/ Modified apr 17, 2018 9:51 a.m.

Jury Deliberates Fate of Border Patrol Agent Charged With Murder

The judge tells jurors they may consider lesser charges than 2nd-degree murder.

Lonnie Swartz  Border Patrol agent Lonnie Swartz, right, walks into federal courthouse with his attorney, April 2018.

A federal jury is deliberating after weeks of testimony in the case of a Border Patrol agent accused of second-degree murder in the death of a Mexican teenager.

The prosecution and defense agree that on Oct. 10, 2012, agent Lonnie Swartz fired 16 times through the international fence into Mexico, hitting 16-year-old Jose Elena Rodriguez 10 times in the back and neck. The question is, why?

In his closing arguments, Assistant U.S. Attorney Wallace Kleindienst told the jury that Swartz is not God, "He can’t decide who lives or dies."

Kleindienst told the jury Elena Rodriguez was part of an attempt to smuggle two backpacks of marijuana from Mexico into the U.S. His job that night was to throw rocks at Border Patrol agents to distract them as two other men tried to climb the fence to get back into Mexico, Kleindienst said.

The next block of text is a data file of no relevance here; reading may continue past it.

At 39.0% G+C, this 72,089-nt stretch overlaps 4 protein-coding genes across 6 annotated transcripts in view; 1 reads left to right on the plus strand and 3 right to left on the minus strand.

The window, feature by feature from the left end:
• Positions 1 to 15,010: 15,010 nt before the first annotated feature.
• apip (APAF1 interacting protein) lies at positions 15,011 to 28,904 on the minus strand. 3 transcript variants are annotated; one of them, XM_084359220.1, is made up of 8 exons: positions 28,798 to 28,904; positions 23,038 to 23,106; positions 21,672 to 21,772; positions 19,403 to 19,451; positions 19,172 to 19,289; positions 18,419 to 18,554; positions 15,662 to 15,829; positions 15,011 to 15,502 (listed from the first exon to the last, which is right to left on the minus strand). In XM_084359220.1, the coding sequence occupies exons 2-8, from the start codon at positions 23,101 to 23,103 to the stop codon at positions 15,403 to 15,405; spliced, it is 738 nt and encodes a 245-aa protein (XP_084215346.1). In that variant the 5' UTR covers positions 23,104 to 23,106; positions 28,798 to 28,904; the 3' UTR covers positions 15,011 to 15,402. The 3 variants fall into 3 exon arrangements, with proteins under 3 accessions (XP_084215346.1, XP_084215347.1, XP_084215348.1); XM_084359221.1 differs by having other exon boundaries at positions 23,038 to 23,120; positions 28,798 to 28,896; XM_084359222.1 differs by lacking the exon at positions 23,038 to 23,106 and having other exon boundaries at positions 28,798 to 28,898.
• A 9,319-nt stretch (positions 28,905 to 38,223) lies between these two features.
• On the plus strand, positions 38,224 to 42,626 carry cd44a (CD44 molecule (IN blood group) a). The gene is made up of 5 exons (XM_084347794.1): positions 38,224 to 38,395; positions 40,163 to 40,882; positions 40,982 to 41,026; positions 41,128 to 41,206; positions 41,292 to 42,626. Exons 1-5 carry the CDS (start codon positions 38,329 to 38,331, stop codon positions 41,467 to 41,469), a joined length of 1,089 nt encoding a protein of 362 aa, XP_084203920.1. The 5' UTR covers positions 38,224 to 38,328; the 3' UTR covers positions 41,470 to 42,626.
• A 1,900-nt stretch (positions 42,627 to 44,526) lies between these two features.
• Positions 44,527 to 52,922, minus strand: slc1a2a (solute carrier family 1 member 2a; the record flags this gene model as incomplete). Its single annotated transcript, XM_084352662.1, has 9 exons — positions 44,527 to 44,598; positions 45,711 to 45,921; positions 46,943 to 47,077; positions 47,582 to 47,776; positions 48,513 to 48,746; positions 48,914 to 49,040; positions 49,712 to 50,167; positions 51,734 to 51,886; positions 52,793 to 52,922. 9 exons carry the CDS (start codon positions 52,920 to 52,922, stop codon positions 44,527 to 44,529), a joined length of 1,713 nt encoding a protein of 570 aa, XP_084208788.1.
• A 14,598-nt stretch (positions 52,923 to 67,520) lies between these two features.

By the time Swartz arrived on the scene, the danger had subsided. "Swartz could have done what the other agents did," said Kleindienst, "take cover and assess the situation."

Instead, Kleindienst said, the agent, an expert marksman, took aim and fired on the teen as he was attempting to run away. Swartz fired 16 shots in 34 seconds, hitting Elena Rodríguez 10 times in the back and head. The prosecution says it shows "malice aforethought," or reckless disregard for human life.

Defense attorney Sean Chapman said Swartz was justified in his use of force. He called the prosecution's version of that night "a gross distortion of reality."

He said Swartz did what he was trained to do: use deadly force when necessary. He said the 16-year-old was part of a drug-smuggling operation that night and presented a danger.

Border Patrol Union President Art Del Cueto said the testimony highlights the agency's difficult job.

"It’s a dangerous job that we are involved with, and it is a dangerous job the smugglers are involved with. Agents must react to danger, making a split-second decision," Del Cueto said.

Federal District Court Judge Raner Collins told the jurors they could find Swartz guilty of the lesser charges of either voluntary or involuntary manslaughter.

The jury begins its deliberations Tuesday.

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